Sunderban Tigers


                     Man-eating tigers rule in vast Indian mangrove
                     Killer cats have hunted people for        [tiger]

                     August 10, 1996
                     Web posted at: 2:30 p.m. EDT (1830 GMT)

                     SUNDARBANS TIGER RESERVE, India (AP) -- The sun
                     was just beginning to set over Sundarbans, India's
                     vast mangrove swamp, when the four woodcutters
                     began winding up a day's work.

                     Everything had gone better than expected. Forest
                     guards hadn't spotted them working illegally on
                     two muddy islands. And they hadn't encountered any
                     of the crocodiles, poisonous snakes, sharks and
                     tigers that roam the tidal delta.

                     It was low tide, and the men began wading across
                     the channel between the two densely wooded
                     islands, collecting fish they had caught in nets
                     for dinner.

                     They joked with Bablu, their leader, as they put
                     the fish in the pot he was carrying.

                     Suddenly, a flame-colored Royal Bengal tiger
                     leaped out of the forest. Although some experts
                     believe tigers strike only from the rear of their
                     prey, it attacked Bablu from the front, grabbing
                     his shoulders with its paws and trying to bite his

                     Bablu and another man fainted, but the other two
                     drove off the tiger by hitting it with sticks.

                     Moments later, as the men desperately pulled Bablu
                     toward their boat by his feet, the tiger returned,
                     grabbed Bablu by the neck and dragged him away as
                     the others fled to their village outside the
                     Sundarbans reserve.

                     Elsewhere, tigers seldom kill people      [India]
                     unless they are defending their food or
                     cubs, or recovering from wounds inflicted by a

                     But in Sundarbans, tigers behave like no others in
                     the world. They have hunted people for centuries,
                     says Sy Montgomery, an American who has studied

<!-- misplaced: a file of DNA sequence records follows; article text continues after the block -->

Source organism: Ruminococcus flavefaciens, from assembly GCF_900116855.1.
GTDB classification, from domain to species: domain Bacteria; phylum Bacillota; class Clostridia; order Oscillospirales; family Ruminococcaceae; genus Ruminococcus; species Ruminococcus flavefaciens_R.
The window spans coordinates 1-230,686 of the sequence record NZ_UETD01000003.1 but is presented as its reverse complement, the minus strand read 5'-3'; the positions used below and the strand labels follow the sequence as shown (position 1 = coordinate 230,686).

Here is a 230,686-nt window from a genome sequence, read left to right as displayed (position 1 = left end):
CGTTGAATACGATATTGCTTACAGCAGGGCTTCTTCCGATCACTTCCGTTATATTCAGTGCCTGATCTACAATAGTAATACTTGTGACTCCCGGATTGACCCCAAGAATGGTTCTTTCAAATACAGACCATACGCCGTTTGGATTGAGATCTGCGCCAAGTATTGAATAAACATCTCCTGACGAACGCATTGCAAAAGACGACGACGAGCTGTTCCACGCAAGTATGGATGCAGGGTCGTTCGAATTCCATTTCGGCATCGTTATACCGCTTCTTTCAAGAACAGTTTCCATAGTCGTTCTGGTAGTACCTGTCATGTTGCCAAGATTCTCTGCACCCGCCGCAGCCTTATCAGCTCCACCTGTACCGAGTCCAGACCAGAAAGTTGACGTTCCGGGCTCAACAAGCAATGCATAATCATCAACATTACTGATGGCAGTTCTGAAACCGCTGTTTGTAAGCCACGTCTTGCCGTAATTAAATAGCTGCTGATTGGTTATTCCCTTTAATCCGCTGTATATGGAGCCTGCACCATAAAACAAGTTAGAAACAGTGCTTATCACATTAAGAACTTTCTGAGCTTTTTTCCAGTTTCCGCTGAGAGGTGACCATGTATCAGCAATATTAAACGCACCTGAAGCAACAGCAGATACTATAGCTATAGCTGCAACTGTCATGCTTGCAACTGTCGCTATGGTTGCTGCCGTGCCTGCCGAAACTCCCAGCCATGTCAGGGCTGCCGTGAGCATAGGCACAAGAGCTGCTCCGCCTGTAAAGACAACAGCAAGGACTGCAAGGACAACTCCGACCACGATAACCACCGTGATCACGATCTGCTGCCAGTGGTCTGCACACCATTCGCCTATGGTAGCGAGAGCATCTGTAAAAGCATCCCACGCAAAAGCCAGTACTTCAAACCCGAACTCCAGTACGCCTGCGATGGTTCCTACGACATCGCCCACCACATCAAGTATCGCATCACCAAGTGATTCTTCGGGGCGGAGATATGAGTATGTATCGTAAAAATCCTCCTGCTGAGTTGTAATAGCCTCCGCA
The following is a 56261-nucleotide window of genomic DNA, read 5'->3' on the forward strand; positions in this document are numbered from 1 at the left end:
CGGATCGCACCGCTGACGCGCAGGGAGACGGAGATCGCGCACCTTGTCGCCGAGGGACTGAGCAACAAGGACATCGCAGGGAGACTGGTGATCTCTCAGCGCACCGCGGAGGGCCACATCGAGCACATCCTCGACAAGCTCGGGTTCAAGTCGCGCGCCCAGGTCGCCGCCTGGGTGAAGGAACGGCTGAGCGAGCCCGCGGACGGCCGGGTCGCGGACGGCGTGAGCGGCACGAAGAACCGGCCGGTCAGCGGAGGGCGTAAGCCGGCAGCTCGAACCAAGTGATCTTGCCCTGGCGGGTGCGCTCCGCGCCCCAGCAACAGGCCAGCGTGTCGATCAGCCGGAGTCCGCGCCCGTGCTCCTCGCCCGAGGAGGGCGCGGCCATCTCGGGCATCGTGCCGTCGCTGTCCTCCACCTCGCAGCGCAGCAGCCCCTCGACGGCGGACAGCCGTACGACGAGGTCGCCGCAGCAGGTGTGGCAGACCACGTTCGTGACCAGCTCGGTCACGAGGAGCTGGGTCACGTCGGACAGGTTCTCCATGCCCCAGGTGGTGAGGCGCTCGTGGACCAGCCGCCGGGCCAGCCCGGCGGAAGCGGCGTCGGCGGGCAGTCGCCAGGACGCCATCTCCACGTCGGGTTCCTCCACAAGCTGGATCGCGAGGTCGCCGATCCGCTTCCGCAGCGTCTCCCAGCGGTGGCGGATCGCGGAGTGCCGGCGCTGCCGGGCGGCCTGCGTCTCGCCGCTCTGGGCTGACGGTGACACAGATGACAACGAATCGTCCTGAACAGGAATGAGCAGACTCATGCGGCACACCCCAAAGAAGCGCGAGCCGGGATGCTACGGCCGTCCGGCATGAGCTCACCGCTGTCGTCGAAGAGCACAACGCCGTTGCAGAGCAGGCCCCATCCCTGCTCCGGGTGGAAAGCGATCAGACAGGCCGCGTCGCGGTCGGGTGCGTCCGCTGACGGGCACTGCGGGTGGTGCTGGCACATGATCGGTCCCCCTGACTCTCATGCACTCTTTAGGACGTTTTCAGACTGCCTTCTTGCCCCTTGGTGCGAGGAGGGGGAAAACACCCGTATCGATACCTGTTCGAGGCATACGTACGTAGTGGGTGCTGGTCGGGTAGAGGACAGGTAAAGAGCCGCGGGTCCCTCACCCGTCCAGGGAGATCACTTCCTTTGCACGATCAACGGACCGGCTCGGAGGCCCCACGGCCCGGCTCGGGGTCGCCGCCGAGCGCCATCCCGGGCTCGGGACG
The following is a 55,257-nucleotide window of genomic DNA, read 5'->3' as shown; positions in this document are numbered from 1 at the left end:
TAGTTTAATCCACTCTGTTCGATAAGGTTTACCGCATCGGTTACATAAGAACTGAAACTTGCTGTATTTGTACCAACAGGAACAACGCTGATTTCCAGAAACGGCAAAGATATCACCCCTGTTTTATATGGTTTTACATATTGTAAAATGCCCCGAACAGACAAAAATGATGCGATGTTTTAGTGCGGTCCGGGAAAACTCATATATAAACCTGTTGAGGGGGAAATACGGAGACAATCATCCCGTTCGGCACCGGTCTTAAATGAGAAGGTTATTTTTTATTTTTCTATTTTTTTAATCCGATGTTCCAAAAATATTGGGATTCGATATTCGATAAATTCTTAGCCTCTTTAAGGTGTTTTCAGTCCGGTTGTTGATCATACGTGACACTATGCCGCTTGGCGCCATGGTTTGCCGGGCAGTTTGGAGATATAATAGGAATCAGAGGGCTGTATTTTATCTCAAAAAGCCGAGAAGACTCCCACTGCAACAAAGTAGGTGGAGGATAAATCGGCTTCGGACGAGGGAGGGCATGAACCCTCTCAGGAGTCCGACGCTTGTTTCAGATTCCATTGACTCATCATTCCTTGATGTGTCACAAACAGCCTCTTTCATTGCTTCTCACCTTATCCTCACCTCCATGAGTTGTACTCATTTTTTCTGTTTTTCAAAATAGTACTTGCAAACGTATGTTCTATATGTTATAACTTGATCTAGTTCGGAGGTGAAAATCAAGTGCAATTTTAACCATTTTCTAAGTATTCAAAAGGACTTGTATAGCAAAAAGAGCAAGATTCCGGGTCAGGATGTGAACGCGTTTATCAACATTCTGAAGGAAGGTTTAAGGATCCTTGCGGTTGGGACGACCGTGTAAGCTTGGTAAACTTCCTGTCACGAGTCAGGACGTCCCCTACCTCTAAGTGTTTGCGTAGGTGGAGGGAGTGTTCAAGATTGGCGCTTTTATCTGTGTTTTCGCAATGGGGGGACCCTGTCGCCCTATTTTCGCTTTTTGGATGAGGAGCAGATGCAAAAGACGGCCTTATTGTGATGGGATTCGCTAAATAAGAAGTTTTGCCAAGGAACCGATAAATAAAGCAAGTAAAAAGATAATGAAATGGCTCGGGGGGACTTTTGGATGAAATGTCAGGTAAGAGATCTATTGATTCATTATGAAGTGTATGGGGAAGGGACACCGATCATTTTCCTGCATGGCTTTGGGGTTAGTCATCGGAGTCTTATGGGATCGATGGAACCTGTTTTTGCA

the region for years and recently published a book
                     about it called "Spell of the Tiger."

                     Scientists don't know why, she says. "They are a

                     "Nature does not obey the rules here," Montgomery
                     says in her book. "Fish climb trees; the animals
                     drink salt water; the roots of trees grow up
                     toward the sky instead of down to the earth. And
                     here, the tigers do not obey the same rules by
                     which tigers elsewhere govern their lives."

                     Each year, dozens of men are killed by the 250
                     tigers thought to live in Sundarbans, which
                     stretches between India and Bangladesh along the
                     Bay of Bengal.

                     It is one of the few places left on Earth where
                     the dwindling species isn't being eradicated by
                     poachers or by villages and industries encroaching
                     on tiger habitats.

                     With 3,000 to 4,000 tigers in all, India is home
                     to about 60 percent of the world's remaining
                     stock, but hundreds of tigers are killed by
                     poachers each year, said Peter Jackson, chairman
                     of the Cat Specialist Group of the World
                     Conservation Union in Switzerland.

                     Their skins and bones are smuggled to China, South
                     Korea and Taiwan for use in folk medicines. And
                     Jackson predicts tigers will all but disappear in
                     the wild by century's end unless countries like